IBM Boosts Development of Flash Memory Successor

A new chip technology could encroach on flash memory and hard-disk drive market share, as a group of companies led by IBM explore phase-change memory.

Big Blue,Macronix andQimonda on Monday announced joint research results that give a major boost to this new type of computer memory, which they are touting as the successor to flash memory chips. Flash memory is widely used in computers and consumer electronics, including digital cameras and portable music players.

Scientists designed, built and demonstrated a prototype phase-change memory device that switched more than 500 times faster than flash while using less than one-half the power to write data into a cell.

The device’s cross-section is a minuscule 3 by 20 nanometers in size, which is far smaller than flash and is equivalent to the industry’s chipmaking capabilities targeted for 2015.

“These results dramatically demonstrate that phase-change memory has a very bright future,” said Dr. T. C. Chen, vice president, science and technology at IBM Research. “Many expect flash memory to encounter significant scaling limitations in the near future. Today, we unveil a new phase-change memory material that has high performance even in an extremely small volume. This should ultimately lead to phase-change memories that will be very attractive for many applications.”

Changing the Tide

Phase-change memory appears to be much faster and can be scaled to dimensions smaller than flash memory — enabling future generations of high-density nonvolatile memory devices as well as more powerful electronics, according to the companies.

Nonvolatile memories do not require electrical power to retain their information. By combining nonvolatility with good performance andreliability, phase-change technology may also enable a path toward a universal memory for mobile applications, the companies said.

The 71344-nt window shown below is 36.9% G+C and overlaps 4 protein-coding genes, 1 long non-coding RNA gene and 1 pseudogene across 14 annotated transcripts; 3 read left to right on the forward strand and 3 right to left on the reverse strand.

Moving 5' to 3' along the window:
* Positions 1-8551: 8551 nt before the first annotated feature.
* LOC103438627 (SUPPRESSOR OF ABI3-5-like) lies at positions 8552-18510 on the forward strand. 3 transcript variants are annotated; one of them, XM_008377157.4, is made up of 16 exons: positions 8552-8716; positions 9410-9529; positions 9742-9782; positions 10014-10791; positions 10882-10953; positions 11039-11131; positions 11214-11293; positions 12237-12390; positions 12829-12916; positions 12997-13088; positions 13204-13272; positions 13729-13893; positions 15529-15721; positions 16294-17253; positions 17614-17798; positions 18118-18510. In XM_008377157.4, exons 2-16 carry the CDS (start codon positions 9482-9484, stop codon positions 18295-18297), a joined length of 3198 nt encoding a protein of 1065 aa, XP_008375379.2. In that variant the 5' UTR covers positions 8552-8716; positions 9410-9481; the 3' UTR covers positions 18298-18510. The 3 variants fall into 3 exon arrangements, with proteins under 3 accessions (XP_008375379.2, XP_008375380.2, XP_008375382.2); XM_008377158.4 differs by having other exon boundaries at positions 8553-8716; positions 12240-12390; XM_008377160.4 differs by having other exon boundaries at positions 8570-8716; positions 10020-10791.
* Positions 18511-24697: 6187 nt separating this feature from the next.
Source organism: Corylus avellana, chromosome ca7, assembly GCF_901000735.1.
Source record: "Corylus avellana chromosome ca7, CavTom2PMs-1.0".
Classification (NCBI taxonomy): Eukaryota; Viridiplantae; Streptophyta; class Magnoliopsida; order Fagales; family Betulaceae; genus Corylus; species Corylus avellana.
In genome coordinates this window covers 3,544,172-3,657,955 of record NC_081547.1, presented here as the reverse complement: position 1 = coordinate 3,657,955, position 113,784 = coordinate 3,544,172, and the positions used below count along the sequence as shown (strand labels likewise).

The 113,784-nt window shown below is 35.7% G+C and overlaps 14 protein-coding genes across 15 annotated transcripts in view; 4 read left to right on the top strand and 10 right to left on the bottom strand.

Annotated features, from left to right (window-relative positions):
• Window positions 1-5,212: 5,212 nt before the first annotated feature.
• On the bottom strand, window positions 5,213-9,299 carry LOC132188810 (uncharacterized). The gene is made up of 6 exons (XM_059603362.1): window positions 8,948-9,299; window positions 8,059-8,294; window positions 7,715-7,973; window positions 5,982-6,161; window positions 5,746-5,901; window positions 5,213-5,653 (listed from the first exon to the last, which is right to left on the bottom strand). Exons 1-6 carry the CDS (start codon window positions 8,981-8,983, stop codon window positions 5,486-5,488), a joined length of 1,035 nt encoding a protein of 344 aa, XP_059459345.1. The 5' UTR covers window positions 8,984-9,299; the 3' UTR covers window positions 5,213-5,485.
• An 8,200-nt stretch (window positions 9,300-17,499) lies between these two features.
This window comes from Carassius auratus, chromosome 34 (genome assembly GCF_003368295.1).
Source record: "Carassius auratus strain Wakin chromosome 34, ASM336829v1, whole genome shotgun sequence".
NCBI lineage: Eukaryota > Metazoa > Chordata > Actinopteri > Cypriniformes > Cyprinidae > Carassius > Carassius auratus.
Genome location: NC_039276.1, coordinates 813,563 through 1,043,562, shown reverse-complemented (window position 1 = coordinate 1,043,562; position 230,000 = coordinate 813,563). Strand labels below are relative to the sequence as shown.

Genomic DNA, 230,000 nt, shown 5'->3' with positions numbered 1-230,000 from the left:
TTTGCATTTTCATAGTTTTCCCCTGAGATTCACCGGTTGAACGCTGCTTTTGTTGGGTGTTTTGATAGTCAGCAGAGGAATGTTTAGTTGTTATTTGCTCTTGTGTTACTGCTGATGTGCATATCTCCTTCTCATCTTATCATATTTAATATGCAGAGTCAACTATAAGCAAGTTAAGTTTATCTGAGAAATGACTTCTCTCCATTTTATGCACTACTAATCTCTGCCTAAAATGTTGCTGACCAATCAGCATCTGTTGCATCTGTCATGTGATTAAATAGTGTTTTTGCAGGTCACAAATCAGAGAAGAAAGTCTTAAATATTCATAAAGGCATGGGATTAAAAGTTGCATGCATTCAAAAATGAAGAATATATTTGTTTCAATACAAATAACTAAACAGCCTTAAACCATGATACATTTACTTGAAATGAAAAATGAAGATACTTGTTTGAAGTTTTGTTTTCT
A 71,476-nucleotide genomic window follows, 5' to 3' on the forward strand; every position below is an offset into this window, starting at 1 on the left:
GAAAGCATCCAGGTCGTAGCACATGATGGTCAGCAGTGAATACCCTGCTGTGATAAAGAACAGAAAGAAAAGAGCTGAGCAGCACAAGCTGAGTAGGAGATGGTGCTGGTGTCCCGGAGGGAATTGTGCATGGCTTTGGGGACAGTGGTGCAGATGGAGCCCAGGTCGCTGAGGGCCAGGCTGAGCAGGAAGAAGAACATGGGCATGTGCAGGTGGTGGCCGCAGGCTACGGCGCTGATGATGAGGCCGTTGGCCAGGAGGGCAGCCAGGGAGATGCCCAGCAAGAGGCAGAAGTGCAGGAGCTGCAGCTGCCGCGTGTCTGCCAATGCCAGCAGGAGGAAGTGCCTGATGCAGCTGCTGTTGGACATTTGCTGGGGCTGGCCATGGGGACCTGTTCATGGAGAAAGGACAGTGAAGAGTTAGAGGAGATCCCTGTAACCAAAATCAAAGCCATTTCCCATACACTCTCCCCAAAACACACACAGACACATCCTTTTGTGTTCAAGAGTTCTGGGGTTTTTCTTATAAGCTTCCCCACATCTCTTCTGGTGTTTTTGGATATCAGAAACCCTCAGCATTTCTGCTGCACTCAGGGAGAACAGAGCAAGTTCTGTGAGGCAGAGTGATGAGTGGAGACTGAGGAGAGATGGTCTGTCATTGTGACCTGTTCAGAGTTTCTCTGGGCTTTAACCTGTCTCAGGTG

On the Drawing Board

Unlike flash, phase-change memory technology can improve as it gets smaller with Moore’s Law advancements. Phase-change memory, as well as some other nonvolatile memory technologies, have been on the drawing board for some time, according to Rob Lineback, a senior market research analyst at IC Insights.

“As you start to shrink some of the parts of the cell of flash memory, it can no longer hold the charge, at least over a 10-year period, and there is always a desire to have something that writes and reads data faster. That’s why these technologies are being pursued,” Lineback told TechNewsWorld.

New Material Makes It Possible

A new alloy material makes phase-change technology possible. The fastest and most economical memory designs — SRAM and DRAM, respectively — use inherently leaky memory cells that must be powered continuously. These “volatile” memories lose their stored information whenever their power supply is interrupted.

The pressure is on to discover a nonvolatile memory because most semiconductor makers agree that flash will eventually become less viable.Intel is also working on nonvolatile memory, among others.

“It seems like every time that people think flash is going to run out of steam, companies find a way to extend flash,” Lineback said. “This is a promising development, but it will be a couple of generations — three to six years — before we see if it’s going to be any major force in the marketplace.”

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